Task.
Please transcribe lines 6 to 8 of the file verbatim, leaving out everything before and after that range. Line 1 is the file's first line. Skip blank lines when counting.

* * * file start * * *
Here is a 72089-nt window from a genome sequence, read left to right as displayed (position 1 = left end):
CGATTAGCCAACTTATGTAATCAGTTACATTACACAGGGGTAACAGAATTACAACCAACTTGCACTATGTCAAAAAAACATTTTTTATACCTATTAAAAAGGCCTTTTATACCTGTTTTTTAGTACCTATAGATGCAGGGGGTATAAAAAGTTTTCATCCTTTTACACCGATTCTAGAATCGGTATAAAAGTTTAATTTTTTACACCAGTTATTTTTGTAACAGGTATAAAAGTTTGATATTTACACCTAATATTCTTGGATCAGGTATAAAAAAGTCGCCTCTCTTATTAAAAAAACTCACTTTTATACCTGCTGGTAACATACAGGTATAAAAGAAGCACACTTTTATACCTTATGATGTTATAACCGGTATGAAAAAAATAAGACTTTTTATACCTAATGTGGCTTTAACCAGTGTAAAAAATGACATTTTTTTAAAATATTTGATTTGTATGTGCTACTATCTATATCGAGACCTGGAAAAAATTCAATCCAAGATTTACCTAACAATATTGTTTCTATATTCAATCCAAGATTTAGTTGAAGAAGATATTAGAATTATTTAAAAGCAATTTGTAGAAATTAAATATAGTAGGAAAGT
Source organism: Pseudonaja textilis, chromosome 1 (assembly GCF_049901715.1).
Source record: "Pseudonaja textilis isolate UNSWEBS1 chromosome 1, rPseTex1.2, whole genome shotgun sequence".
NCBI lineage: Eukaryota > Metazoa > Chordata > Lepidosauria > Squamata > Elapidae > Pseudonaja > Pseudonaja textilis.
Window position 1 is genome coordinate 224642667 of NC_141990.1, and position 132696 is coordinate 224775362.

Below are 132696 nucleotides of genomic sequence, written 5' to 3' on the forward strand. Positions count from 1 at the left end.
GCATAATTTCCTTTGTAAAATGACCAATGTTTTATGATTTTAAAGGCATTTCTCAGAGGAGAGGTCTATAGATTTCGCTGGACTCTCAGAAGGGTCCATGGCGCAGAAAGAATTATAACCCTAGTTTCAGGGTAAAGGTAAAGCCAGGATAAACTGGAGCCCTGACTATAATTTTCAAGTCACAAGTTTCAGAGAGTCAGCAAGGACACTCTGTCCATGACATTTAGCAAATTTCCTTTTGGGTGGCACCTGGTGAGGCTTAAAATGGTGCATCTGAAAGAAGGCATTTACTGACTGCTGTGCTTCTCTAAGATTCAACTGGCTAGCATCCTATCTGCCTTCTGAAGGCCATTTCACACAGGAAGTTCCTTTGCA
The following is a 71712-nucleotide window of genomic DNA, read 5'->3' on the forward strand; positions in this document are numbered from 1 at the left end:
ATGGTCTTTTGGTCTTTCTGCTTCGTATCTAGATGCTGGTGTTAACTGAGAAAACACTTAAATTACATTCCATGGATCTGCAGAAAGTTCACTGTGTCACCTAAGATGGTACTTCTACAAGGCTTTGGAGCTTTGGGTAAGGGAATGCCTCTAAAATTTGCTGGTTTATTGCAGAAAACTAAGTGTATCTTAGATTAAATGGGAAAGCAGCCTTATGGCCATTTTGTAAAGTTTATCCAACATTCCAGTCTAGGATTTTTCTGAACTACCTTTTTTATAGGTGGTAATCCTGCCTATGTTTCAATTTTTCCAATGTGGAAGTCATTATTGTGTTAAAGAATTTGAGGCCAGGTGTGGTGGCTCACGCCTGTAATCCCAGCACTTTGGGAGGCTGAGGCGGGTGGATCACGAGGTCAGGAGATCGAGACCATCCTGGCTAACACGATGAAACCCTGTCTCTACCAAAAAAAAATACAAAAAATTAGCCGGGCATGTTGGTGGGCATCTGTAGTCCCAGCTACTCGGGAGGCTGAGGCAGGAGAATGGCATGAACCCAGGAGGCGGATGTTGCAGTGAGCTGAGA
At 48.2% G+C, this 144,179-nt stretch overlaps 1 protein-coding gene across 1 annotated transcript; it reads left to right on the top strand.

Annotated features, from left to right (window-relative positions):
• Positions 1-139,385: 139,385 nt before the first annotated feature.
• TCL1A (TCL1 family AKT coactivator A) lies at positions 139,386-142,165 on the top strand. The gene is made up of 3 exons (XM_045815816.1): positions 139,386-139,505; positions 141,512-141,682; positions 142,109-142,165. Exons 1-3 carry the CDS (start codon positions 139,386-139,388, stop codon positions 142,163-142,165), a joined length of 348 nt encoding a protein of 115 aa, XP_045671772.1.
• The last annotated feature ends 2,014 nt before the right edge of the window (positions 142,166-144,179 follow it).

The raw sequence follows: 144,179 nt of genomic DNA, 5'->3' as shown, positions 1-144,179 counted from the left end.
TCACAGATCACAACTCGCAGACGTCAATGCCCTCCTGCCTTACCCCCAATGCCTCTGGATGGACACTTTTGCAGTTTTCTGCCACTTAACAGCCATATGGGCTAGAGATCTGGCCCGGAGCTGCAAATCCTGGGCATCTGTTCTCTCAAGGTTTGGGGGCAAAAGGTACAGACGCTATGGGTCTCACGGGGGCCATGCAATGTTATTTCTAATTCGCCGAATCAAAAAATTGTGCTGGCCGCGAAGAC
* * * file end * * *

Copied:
Window position 1 is genome coordinate 224642667 of NC_141990.1, and position 132696 is coordinate 224775362.

Below are 132696 nucleotides of genomic sequence, written 5' to 3' on the forward strand. Positions count from 1 at the left end.
GCATAATTTCCTTTGTAAAATGACCAATGTTTTATGATTTTAAAGGCATTTCTCAGAGGAGAGGTCTATAGATTTCGCTGGACTCTCAGAAGGGTCCATGGCGCAGAAAGAATTATAACCCTAGTTTCAGGGTAAAGGTAAAGCCAGGATAAACTGGAGCCCTGACTATAATTTTCAAGTCACAAGTTTCAGAGAGTCAGCAAGGACACTCTGTCCATGACATTTAGCAAATTTCCTTTTGGGTGGCACCTGGTGAGGCTTAAAATGGTGCATCTGAAAGAAGGCATTTACTGACTGCTGTGCTTCTCTAAGATTCAACTGGCTAGCATCCTATCTGCCTTCTGAAGGCCATTTCACACAGGAAGTTCCTTTGCA